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Coworking in the Electronic Cottage

With the spread of the internet in the 1990s it was predicted that we wouldn’t need offices anymore. In fact, Toffler predicted the electronic cottage as far back as 1980. What people failed to grasp though, was that communication isn’t the same as co-operation or collaboration. People can now work from anywhere, but anywhere is not suitable for work.

Demise and Regeneration

In Ireland, the rise of Silicon Dock and the regeneration of urban areas are matched only by the demise of rural areas, both in and beyond the commuter belt. Rising property costs in urban areas are increasing the financial burden on businesses while extended commuting is taking a toll on the work-life balance of their employees. Meanwhile in rural towns, and even in some cities, properties lie unused and businesses stagnate while local talent commutes or migrates to the major urban centres. Potential startups cannot afford the cost and commitment of leases in urban areas. These are precisely the issues that Toffler’s electronic cottage would have solved.  What is missing are cost-effective, local, work spaces that meet the needs of employers, employees and entrepreneurs. Perhaps the time has come to reexamine Toffler’s vision in the light of the recent rise of coworking from its inception in 2005.

Coworking

Coworking has grown quickly in the past number of years. It is still a relatively new service, filling a niche somewhere between working from home and taking on the financial commitment of leasing or purchasing your own space. However, we are missing the point if we describe coworking only in terms of an alternative way of obtaining affordable office space.  Coworking spaces are working communities of people who want to be productive and to contribute. Physical office space, although essential, is secondary to this community.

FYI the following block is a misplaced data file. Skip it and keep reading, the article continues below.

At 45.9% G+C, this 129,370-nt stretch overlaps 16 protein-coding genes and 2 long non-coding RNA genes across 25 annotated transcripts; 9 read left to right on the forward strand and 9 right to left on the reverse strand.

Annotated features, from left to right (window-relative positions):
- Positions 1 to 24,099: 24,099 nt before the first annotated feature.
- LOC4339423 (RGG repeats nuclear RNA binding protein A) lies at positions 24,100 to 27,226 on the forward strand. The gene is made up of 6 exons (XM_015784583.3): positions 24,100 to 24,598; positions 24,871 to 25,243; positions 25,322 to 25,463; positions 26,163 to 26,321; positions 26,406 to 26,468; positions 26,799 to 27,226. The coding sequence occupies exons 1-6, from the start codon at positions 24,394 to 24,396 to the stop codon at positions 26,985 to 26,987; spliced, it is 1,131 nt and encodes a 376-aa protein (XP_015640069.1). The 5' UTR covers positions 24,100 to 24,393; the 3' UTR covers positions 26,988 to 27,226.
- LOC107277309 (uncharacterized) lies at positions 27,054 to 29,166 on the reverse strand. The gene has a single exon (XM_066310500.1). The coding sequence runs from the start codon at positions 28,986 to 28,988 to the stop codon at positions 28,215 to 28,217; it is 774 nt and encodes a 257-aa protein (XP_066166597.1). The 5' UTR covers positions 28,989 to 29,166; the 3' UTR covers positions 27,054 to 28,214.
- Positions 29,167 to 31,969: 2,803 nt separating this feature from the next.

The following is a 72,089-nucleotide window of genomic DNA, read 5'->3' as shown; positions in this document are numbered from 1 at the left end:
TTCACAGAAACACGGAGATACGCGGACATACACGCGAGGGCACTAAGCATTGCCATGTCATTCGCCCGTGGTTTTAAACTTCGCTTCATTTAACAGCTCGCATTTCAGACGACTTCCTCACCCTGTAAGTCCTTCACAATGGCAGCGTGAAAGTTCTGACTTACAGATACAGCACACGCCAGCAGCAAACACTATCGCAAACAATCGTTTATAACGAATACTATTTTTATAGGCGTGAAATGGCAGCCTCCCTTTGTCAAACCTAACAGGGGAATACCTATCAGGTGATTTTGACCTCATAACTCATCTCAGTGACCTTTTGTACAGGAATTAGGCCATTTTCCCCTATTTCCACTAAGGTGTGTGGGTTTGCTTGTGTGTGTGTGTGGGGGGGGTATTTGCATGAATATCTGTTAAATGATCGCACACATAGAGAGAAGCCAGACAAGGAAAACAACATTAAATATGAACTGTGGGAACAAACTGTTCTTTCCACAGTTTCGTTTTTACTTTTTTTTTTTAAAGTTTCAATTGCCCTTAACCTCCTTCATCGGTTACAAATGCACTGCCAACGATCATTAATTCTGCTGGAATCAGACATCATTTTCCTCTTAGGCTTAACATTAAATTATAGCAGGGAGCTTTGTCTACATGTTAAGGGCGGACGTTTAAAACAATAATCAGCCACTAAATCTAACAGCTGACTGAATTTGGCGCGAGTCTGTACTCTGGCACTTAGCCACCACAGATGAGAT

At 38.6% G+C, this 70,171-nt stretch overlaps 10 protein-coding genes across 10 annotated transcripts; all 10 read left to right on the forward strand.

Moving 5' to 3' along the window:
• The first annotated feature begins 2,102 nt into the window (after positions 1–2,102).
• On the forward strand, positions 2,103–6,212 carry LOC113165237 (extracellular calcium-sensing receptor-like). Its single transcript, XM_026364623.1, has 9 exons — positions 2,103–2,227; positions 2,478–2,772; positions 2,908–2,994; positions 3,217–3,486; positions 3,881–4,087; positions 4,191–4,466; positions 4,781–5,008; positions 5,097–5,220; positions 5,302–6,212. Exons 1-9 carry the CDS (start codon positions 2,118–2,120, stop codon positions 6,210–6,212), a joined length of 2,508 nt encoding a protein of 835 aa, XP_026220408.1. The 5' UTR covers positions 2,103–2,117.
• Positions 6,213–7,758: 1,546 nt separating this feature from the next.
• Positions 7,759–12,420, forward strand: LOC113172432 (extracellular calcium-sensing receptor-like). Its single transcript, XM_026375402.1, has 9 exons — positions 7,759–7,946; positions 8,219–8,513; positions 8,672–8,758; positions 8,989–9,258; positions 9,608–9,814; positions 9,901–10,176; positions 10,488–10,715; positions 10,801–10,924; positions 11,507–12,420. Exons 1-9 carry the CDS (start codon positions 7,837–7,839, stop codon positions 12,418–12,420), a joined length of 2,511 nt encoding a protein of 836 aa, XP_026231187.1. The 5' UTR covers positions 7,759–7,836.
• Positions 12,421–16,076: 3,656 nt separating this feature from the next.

They achieve this by being open environments that encourage communication and collaboration between people. Coworking spaces are open to all, from the smallest startup through to remote corporate employees. The multiple disciplines and backgrounds that coexist in a coworking space give rise to unique interactions that can spark new ideas.  People have an innate need to share perspectives, pool resources, share knowledge, solve issues and generate ideas.  Coworking spaces help satisfy this need.

In Ireland, coworking spaces have been popping up a lot around the country.  Dublin was followed quickly by Cork, Galway, Limerick, Newry and Belfast. Some, like Plus10 in Cork, weren’t even aware of the world-wide coworking movement when they opened their doors; they set up their community in response to a perceived need. Others, like Flexhuddle, experienced the benefits of coworking spaces while working abroad and set up their own space on returning to Ireland.  Around the world half a million people work from 10,000 coworking spaces.  That number is doubling each year with no sign of plateauing.

Coworking spaces support over a thousand people in Ireland, providing them with a vibrant community in affordable space. They are usually accessible, which means that it is possible to work in the space without going through a rigorous application process. They are generally founded and run by private individuals for the benefit of the coworking community.  It is common, especially in smaller spaces, that the founders have a separate business or even a job that provides their primary income.

Key Questions

  • What if we were to encourage more coworking spaces, accelerating their growth and spread into larger rural towns, like Enniscorthy, PortLaoise and Sligo?
  • Could this boost local economies and help people create new jobs locally?
  • Could businesses based in urban centres offer key employees a better quality of life by locating them in coworking spaces closer to their home for 2-3 days weekly?
  • Would businesses save money by distributing part of its workforce into and beyond the commuter belt?
  • Would clustering local startups along with small businesses, remote employees and even digital nomads create the kind of innovation that eludes us when we work from home, or with people that are too similar to ourselves?